~ashie/blog

6989b0fee336db1a3962a941f5635daab548c674 — Reggie 9 months ago c80109d
section about types of release to distro blogpost
1 files changed, 29 insertions(+), 4 deletions(-)

M content/blog/actually-good-distro-recomendations-for-beginners/index.md
M content/blog/actually-good-distro-recomendations-for-beginners/index.md => content/blog/actually-good-distro-recomendations-for-beginners/index.md +29 -4
@@ 56,6 56,24 @@ that tho, since most distros support graphical package managers similar to app
stores on phones or the Microsoft Store on Windows. Unlike the Microsoft Store
they are not garbage and actually useful.

# Point vs rolling release

The type of release describes the way your distro gets updates. Rolling
releases update software as soon as a new version is available and point/fixed
releases only introduce changes according to some sort of schedule.

Example of a rolling distro is Arch and its forks. They get the latest drivers
and up-to-date software quickly, but it can be burdensome to keep track of all
the updates or to download a new version of a program for it to change suddenly
without a warning.

The direct opposite is Debian, which only has a new version every 2 years. You
will still get updates, but they will mostly include bug fixes, and you won't
have to worry about your applications changing drastically. If there is some
specific application which you always want on the latest version you may still
install it for example by using [Flatpak](https://flatpak.org/) or
[Snap](https://snapcraft.io/).

# What should you actually use then?

My general recommendation for new users is just: Use something popular, based


@@ 71,7 89,7 @@ considering and some reasons why you may want to use them.
-   [Debian](https://www.debian.org/)

    -   very stable
    -   slower updates
    -   slower updates, gets new release every 2 years
    -   by default not much software is preinstalled, and you might need to
        touch command line so choose one of its forks for more streamlined
        experience


@@ 80,6 98,7 @@ considering and some reasons why you may want to use them.
-   [Ubuntu](https://ubuntu.com/download)

    -   based on Debian
    -   release every 6 months
    -   easy to use
    -   huge community
    -   lots of guides


@@ 91,7 110,7 @@ considering and some reasons why you may want to use them.
    -   based on Ubuntu
    -   easy to use
    -   huge and friendly community
    -   easy to setup
    -   easy to set up
        [snapshots](https://linuxmint-installation-guide.readthedocs.io/en/latest/timeshift.html)
    -   community driven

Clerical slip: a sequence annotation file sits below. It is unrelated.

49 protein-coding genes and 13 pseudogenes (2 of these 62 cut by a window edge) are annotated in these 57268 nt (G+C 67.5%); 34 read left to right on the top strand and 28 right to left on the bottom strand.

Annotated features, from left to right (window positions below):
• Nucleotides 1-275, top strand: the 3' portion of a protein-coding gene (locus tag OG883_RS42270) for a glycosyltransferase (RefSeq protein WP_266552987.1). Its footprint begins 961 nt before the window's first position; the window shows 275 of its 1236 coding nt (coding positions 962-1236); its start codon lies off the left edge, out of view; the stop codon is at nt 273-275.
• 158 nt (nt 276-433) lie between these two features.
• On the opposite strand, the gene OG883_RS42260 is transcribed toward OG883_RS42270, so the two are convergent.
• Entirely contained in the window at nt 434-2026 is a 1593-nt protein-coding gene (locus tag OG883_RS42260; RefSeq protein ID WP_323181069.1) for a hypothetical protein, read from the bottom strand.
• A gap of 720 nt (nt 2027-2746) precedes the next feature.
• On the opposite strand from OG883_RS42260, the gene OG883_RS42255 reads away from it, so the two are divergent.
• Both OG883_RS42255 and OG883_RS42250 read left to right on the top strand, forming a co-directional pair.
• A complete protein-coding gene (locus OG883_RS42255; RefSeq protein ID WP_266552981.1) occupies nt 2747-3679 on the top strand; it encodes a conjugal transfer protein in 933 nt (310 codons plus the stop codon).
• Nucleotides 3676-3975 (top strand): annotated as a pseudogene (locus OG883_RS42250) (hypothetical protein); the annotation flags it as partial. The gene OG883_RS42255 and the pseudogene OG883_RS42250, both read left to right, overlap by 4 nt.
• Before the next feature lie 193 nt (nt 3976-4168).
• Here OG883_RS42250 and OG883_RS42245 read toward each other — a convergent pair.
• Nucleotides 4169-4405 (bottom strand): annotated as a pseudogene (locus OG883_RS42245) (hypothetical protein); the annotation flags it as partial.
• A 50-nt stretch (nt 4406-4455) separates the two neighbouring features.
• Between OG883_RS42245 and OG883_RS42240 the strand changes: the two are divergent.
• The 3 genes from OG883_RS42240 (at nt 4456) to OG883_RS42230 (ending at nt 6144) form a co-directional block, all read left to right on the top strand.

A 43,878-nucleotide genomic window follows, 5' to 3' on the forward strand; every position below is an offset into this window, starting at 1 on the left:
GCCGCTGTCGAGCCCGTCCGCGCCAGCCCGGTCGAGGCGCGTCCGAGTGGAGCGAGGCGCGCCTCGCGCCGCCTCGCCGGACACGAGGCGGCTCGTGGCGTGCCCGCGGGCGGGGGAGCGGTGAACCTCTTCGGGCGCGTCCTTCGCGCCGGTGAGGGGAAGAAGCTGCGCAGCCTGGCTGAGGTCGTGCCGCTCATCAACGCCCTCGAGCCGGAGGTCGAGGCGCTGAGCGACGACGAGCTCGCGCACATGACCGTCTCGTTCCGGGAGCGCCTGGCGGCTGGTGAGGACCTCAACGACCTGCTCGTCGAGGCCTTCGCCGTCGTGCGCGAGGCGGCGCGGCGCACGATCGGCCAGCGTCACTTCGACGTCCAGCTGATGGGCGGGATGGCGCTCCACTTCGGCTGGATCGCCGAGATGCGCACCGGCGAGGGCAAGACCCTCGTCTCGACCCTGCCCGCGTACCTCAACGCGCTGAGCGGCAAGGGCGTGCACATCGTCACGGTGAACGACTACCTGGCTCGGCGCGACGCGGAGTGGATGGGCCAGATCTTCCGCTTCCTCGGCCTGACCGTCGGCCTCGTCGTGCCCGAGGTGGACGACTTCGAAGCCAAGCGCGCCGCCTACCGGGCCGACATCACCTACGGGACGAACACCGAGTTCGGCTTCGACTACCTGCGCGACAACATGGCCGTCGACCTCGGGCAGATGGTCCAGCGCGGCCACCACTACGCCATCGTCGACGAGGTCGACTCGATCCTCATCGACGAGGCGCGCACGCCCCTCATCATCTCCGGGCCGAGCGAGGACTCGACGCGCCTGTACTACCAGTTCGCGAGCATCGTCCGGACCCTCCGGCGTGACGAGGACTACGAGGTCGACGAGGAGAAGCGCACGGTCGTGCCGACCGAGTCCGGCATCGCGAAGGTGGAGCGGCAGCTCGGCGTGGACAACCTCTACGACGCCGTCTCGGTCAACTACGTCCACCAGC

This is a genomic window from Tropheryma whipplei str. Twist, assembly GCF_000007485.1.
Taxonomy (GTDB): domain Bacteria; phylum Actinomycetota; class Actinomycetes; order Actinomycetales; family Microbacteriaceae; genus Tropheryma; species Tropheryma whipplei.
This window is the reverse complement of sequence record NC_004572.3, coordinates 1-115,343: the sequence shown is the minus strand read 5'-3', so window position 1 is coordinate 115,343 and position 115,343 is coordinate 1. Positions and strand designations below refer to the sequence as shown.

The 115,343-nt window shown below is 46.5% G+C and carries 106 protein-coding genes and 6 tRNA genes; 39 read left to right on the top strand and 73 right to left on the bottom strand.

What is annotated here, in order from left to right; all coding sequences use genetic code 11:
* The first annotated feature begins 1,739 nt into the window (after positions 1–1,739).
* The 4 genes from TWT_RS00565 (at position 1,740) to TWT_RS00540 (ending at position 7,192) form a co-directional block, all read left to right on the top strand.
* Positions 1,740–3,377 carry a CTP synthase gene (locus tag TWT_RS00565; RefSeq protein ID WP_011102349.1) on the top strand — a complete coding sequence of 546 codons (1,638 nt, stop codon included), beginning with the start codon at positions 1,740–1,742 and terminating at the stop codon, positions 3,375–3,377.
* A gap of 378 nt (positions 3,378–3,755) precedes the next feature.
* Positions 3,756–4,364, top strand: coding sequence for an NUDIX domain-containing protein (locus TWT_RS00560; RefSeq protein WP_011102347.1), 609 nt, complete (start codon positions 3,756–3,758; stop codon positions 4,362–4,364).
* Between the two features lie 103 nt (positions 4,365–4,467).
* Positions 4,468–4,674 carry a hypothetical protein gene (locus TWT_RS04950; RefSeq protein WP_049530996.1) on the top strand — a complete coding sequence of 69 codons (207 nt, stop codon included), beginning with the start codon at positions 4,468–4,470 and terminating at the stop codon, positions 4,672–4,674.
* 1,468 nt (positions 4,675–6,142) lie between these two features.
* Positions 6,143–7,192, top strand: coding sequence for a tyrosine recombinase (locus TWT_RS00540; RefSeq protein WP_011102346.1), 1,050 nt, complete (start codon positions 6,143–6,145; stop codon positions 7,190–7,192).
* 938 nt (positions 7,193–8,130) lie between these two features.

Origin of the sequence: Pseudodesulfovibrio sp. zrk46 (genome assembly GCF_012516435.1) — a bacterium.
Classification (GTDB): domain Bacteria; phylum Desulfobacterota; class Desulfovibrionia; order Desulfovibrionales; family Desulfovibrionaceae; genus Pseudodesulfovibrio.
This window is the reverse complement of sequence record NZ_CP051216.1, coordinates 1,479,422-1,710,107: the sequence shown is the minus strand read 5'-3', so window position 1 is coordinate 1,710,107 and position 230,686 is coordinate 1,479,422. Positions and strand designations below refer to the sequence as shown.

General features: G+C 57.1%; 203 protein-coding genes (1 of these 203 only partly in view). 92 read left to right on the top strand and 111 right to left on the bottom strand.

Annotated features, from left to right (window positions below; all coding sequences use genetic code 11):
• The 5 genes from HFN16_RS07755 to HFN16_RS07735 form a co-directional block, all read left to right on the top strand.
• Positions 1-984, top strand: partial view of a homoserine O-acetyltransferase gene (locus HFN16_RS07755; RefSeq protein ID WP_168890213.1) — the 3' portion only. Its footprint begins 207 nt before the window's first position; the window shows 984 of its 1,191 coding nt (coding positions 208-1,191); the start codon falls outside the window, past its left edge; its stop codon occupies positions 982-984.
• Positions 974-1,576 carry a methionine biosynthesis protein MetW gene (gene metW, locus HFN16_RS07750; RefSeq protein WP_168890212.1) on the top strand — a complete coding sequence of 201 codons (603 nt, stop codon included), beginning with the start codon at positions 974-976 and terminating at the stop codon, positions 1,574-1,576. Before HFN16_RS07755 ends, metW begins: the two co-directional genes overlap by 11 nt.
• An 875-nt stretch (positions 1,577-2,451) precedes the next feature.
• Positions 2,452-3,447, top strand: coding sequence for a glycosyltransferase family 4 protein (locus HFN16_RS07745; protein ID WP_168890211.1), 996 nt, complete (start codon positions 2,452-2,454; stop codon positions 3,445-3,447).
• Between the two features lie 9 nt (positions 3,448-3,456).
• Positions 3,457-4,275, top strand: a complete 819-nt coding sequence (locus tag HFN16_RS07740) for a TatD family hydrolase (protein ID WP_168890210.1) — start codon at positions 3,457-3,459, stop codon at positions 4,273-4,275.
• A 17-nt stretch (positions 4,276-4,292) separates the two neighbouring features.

@@ 106,9 125,9 @@ considering and some reasons why you may want to use them.

    -   notoriously difficult for new users
    -   big community
    -   rolling release and frequently updated software
    -   hands down best [documentation](https://wiki.archlinux.org/) there is,
        and I recommend checking it out even if you don't use Arch
    -   frequent updates
    -   lot of software available
    -   extremely customizable
    -   community driven


@@ 132,6 151,8 @@ considering and some reasons why you may want to use them.
-   [openSUSE](https://www.opensuse.org/)
    -   very powerful graphical configuration tools
    -   fairly easy to use
    -   has both a [point](https://get.opensuse.org/leap/) and
        [rolling](https://get.opensuse.org/tumbleweed/) release
    -   by default automatically makes system snapshots using
        [snapper](https://en.opensuse.org/openSUSE:Snapper_Tutorial) to enable
        rolling back if something breaks


@@ 176,6 197,10 @@ opinion) don't deserve it, so I wish to offset that by some negativity.
        people who have no idea what they are doing install it because they
        want to become cool hackers[^5] and whatnot

## Update (2023-06-27):

-   added: section explaining point and rolling releases

## Update (2023-06-26):
*[link](https://git.sr.ht/~reggie/blog/commit/3c1503eccdb2b78dcf5f414bde7e15bd3c8e9216)
to commit with changes*


@@ 183,7 208,7 @@ to commit with changes*
-   added: 
    -   mention that arch wiki is a good resource regardless of distro
    -   mention snapshots under Linux Mint and openSUSE
-   fixed: openSUSE is not ran by SUSE, just sponsored by it
-   fixed: openSUSE is not run by SUSE, just sponsored by it
-   changed: replace all "ran by volunteers", "ran by community", etc. to
    "community driven" for the sake of uniformity